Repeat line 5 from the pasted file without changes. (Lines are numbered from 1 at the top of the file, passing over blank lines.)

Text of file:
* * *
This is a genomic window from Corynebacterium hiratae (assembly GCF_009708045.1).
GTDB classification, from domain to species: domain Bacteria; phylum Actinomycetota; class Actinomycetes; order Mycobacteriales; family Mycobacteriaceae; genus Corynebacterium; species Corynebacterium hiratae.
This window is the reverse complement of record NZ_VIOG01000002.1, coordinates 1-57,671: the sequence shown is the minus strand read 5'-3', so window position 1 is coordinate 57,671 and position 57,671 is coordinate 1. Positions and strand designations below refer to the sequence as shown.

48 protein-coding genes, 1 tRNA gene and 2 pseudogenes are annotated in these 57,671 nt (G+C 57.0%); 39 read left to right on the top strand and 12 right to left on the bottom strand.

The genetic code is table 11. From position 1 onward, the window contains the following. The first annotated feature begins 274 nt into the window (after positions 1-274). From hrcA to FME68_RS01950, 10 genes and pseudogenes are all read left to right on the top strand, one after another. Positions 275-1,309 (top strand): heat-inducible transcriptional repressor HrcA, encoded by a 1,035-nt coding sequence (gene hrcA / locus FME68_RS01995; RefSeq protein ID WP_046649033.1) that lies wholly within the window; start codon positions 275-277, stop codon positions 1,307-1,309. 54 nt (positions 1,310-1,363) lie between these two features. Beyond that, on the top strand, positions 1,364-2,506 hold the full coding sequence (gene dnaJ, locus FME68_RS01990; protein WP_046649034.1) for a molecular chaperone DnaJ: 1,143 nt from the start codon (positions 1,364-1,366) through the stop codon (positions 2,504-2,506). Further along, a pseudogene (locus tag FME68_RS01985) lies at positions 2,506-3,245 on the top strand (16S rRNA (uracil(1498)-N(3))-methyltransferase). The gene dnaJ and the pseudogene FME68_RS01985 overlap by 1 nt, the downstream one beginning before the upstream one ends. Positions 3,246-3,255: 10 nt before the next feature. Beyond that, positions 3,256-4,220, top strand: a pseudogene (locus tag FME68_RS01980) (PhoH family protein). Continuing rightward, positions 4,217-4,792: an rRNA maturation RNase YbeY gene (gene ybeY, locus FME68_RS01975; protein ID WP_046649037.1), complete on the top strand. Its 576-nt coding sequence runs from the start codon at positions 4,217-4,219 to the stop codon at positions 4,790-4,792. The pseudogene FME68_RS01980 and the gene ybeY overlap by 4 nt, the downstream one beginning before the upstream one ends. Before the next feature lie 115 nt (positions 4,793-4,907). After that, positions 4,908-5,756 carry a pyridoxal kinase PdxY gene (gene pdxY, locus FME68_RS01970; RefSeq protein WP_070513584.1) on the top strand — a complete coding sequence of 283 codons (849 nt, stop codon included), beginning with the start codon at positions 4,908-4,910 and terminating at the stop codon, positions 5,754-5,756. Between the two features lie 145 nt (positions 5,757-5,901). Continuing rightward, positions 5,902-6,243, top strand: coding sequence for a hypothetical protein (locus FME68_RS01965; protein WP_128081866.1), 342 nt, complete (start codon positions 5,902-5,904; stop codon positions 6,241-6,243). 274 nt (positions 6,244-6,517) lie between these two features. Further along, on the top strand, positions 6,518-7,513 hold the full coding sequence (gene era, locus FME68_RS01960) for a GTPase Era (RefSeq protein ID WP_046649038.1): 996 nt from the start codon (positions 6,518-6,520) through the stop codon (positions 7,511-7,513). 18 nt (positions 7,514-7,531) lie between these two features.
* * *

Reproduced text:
The genetic code is table 11. From position 1 onward, the window contains the following. The first annotated feature begins 274 nt into the window (after positions 1-274). From hrcA to FME68_RS01950, 10 genes and pseudogenes are all read left to right on the top strand, one after another. Positions 275-1,309 (top strand): heat-inducible transcriptional repressor HrcA, encoded by a 1,035-nt coding sequence (gene hrcA / locus FME68_RS01995; RefSeq protein ID WP_046649033.1) that lies wholly within the window; start codon positions 275-277, stop codon positions 1,307-1,309. 54 nt (positions 1,310-1,363) lie between these two features. Beyond that, on the top strand, positions 1,364-2,506 hold the full coding sequence (gene dnaJ, locus FME68_RS01990; protein WP_046649034.1) for a molecular chaperone DnaJ: 1,143 nt from the start codon (positions 1,364-1,366) through the stop codon (positions 2,504-2,506). Further along, a pseudogene (locus tag FME68_RS01985) lies at positions 2,506-3,245 on the top strand (16S rRNA (uracil(1498)-N(3))-methyltransferase). The gene dnaJ and the pseudogene FME68_RS01985 overlap by 1 nt, the downstream one beginning before the upstream one ends. Positions 3,246-3,255: 10 nt before the next feature. Beyond that, positions 3,256-4,220, top strand: a pseudogene (locus tag FME68_RS01980) (PhoH family protein). Continuing rightward, positions 4,217-4,792: an rRNA maturation RNase YbeY gene (gene ybeY, locus FME68_RS01975; protein ID WP_046649037.1), complete on the top strand. Its 576-nt coding sequence runs from the start codon at positions 4,217-4,219 to the stop codon at positions 4,790-4,792. The pseudogene FME68_RS01980 and the gene ybeY overlap by 4 nt, the downstream one beginning before the upstream one ends. Before the next feature lie 115 nt (positions 4,793-4,907). After that, positions 4,908-5,756 carry a pyridoxal kinase PdxY gene (gene pdxY, locus FME68_RS01970; RefSeq protein WP_070513584.1) on the top strand — a complete coding sequence of 283 codons (849 nt, stop codon included), beginning with the start codon at positions 4,908-4,910 and terminating at the stop codon, positions 5,754-5,756. Between the two features lie 145 nt (positions 5,757-5,901). Continuing rightward, positions 5,902-6,243, top strand: coding sequence for a hypothetical protein (locus FME68_RS01965; protein WP_128081866.1), 342 nt, complete (start codon positions 5,902-5,904; stop codon positions 6,241-6,243). 274 nt (positions 6,244-6,517) lie between these two features. Further along, on the top strand, positions 6,518-7,513 hold the full coding sequence (gene era, locus FME68_RS01960) for a GTPase Era (RefSeq protein ID WP_046649038.1): 996 nt from the start codon (positions 6,518-6,520) through the stop codon (positions 7,511-7,513). 18 nt (positions 7,514-7,531) lie between these two features.